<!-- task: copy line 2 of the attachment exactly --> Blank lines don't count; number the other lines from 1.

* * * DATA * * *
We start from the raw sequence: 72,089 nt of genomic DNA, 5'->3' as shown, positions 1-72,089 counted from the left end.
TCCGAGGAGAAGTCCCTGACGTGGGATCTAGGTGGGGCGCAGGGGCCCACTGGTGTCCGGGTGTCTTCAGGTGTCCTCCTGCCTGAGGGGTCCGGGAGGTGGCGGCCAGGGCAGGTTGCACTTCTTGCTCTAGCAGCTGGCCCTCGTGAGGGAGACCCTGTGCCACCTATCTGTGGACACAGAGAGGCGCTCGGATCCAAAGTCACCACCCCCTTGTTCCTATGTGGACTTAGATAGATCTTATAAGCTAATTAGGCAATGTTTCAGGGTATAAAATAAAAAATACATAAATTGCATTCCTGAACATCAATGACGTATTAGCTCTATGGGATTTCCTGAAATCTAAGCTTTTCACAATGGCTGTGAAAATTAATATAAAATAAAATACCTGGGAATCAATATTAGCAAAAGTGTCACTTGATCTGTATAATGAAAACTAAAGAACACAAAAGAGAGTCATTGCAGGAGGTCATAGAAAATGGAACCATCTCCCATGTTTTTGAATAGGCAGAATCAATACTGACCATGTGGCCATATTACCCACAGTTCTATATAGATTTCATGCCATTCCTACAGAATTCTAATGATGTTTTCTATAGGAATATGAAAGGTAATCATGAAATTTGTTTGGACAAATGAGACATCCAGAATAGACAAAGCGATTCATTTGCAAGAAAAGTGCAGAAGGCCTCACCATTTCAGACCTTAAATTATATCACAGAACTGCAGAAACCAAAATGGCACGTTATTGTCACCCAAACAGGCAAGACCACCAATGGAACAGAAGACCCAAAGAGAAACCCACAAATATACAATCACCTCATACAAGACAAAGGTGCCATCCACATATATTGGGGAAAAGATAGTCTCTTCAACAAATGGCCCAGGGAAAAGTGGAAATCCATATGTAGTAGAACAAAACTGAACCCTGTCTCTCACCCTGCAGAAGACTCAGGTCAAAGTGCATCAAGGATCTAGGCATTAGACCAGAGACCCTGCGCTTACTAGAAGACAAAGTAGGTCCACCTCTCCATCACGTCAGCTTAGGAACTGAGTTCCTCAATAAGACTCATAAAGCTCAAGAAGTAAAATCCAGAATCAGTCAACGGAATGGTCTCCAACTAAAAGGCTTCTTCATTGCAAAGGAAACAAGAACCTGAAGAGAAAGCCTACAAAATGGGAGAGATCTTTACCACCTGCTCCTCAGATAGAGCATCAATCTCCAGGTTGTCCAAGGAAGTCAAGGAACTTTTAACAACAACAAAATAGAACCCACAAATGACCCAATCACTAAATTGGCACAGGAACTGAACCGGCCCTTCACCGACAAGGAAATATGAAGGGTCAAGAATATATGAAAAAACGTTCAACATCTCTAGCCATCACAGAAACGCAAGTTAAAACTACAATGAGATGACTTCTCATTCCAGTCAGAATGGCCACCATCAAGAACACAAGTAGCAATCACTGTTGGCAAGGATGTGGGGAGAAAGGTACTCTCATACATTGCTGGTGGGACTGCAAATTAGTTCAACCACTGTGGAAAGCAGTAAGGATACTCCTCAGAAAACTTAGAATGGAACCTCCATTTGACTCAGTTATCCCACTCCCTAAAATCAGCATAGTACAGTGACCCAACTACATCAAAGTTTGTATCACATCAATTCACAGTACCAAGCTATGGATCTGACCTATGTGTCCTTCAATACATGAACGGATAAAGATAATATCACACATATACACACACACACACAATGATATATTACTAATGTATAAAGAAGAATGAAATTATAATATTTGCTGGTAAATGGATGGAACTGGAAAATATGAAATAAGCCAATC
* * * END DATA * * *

TCCGAGGAGAAGTCCCTGACGTGGGATCTAGGTGGGGCGCAGGGGCCCACTGGTGTCCGGGTGTCTTCAGGTGTCCTCCTGCCTGAGGGGTCCGGGAGGTGGCGGCCAGGGCAGGTTGCACTTCTTGCTCTAGCAGCTGGCCCTCGTGAGGGAGACCCTGTGCCACCTATCTGTGGACACAGAGAGGCGCTCGGATCCAAAGTCACCACCCCCTTGTTCCTATGTGGACTTAGATAGATCTTATAAGCTAATTAGGCAATGTTTCAGGGTATAAAATAAAAAATACATAAATTGCATTCCTGAACATCAATGACGTATTAGCTCTATGGGATTTCCTGAAATCTAAGCTTTTCACAATGGCTGTGAAAATTAATATAAAATAAAATACCTGGGAATCAATATTAGCAAAAGTGTCACTTGATCTGTATAATGAAAACTAAAGAACACAAAAGAGAGTCATTGCAGGAGGTCATAGAAAATGGAACCATCTCCCATGTTTTTGAATAGGCAGAATCAATACTGACCATGTGGCCATATTACCCACAGTTCTATATAGATTTCATGCCATTCCTACAGAATTCTAATGATGTTTTCTATAGGAATATGAAAGGTAATCATGAAATTTGTTTGGACAAATGAGACATCCAGAATAGACAAAGCGATTCATTTGCAAGAAAAGTGCAGAAGGCCTCACCATTTCAGACCTTAAATTATATCACAGAACTGCAGAAACCAAAATGGCACGTTATTGTCACCCAAACAGGCAAGACCACCAATGGAACAGAAGACCCAAAGAGAAACCCACAAATATACAATCACCTCATACAAGACAAAGGTGCCATCCACATATATTGGGGAAAAGATAGTCTCTTCAACAAATGGCCCAGGGAAAAGTGGAAATCCATATGTAGTAGAACAAAACTGAACCCTGTCTCTCACCCTGCAGAAGACTCAGGTCAAAGTGCATCAAGGATCTAGGCATTAGACCAGAGACCCTGCGCTTACTAGAAGACAAAGTAGGTCCACCTCTCCATCACGTCAGCTTAGGAACTGAGTTCCTCAATAAGACTCATAAAGCTCAAGAAGTAAAATCCAGAATCAGTCAACGGAATGGTCTCCAACTAAAAGGCTTCTTCATTGCAAAGGAAACAAGAACCTGAAGAGAAAGCCTACAAAATGGGAGAGATCTTTACCACCTGCTCCTCAGATAGAGCATCAATCTCCAGGTTGTCCAAGGAAGTCAAGGAACTTTTAACAACAACAAAATAGAACCCACAAATGACCCAATCACTAAATTGGCACAGGAACTGAACCGGCCCTTCACCGACAAGGAAATATGAAGGGTCAAGAATATATGAAAAAACGTTCAACATCTCTAGCCATCACAGAAACGCAAGTTAAAACTACAATGAGATGACTTCTCATTCCAGTCAGAATGGCCACCATCAAGAACACAAGTAGCAATCACTGTTGGCAAGGATGTGGGGAGAAAGGTACTCTCATACATTGCTGGTGGGACTGCAAATTAGTTCAACCACTGTGGAAAGCAGTAAGGATACTCCTCAGAAAACTTAGAATGGAACCTCCATTTGACTCAGTTATCCCACTCCCTAAAATCAGCATAGTACAGTGACCCAACTACATCAAAGTTTGTATCACATCAATTCACAGTACCAAGCTATGGATCTGACCTATGTGTCCTTCAATACATGAACGGATAAAGATAATATCACACATATACACACACACACACAATGATATATTACTAATGTATAAAGAAGAATGAAATTATAATATTTGCTGGTAAATGGATGGAACTGGAAAATATGAAATAAGCCAATC